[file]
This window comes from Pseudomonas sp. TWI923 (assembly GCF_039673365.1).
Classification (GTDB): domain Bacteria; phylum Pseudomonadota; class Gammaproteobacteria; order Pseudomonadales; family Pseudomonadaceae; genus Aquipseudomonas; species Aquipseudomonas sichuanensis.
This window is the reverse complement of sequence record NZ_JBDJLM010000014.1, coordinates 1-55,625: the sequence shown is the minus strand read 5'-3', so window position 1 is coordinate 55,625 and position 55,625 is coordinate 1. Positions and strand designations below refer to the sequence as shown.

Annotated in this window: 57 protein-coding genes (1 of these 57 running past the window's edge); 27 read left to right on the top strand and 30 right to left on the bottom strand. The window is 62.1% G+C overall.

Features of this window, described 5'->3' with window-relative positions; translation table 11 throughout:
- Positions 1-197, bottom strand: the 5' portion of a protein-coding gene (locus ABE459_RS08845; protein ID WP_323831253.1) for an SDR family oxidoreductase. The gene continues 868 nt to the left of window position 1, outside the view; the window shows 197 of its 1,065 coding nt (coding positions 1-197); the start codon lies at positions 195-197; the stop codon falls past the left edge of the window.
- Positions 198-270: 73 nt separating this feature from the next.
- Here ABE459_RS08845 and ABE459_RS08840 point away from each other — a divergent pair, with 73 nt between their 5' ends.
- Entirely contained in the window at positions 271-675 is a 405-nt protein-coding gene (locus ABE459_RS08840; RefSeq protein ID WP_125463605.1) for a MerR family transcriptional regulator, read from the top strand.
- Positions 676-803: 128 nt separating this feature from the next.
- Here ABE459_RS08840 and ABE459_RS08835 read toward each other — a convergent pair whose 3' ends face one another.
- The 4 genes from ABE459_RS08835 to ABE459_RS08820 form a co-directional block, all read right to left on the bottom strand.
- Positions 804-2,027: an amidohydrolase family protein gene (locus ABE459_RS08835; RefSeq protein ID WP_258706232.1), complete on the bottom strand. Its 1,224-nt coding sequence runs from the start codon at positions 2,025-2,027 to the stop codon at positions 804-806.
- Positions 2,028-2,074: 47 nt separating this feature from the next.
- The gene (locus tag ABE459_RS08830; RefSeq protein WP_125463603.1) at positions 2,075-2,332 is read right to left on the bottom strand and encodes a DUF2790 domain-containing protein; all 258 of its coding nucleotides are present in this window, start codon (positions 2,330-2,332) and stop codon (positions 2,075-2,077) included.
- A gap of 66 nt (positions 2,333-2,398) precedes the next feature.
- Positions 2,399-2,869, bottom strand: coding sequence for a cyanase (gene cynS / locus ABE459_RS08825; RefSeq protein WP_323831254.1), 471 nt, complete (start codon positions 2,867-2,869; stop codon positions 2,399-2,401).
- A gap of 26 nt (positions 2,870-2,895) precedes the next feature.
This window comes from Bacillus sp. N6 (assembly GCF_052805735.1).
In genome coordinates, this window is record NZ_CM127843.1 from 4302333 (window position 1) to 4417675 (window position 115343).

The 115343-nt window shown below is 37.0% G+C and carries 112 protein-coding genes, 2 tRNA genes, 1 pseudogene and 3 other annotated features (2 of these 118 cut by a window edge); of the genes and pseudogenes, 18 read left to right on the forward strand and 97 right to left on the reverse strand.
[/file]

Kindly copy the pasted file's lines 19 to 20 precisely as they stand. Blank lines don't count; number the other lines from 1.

This window comes from Bacillus sp. N6 (assembly GCF_052805735.1).
In genome coordinates, this window is record NZ_CM127843.1 from 4302333 (window position 1) to 4417675 (window position 115343).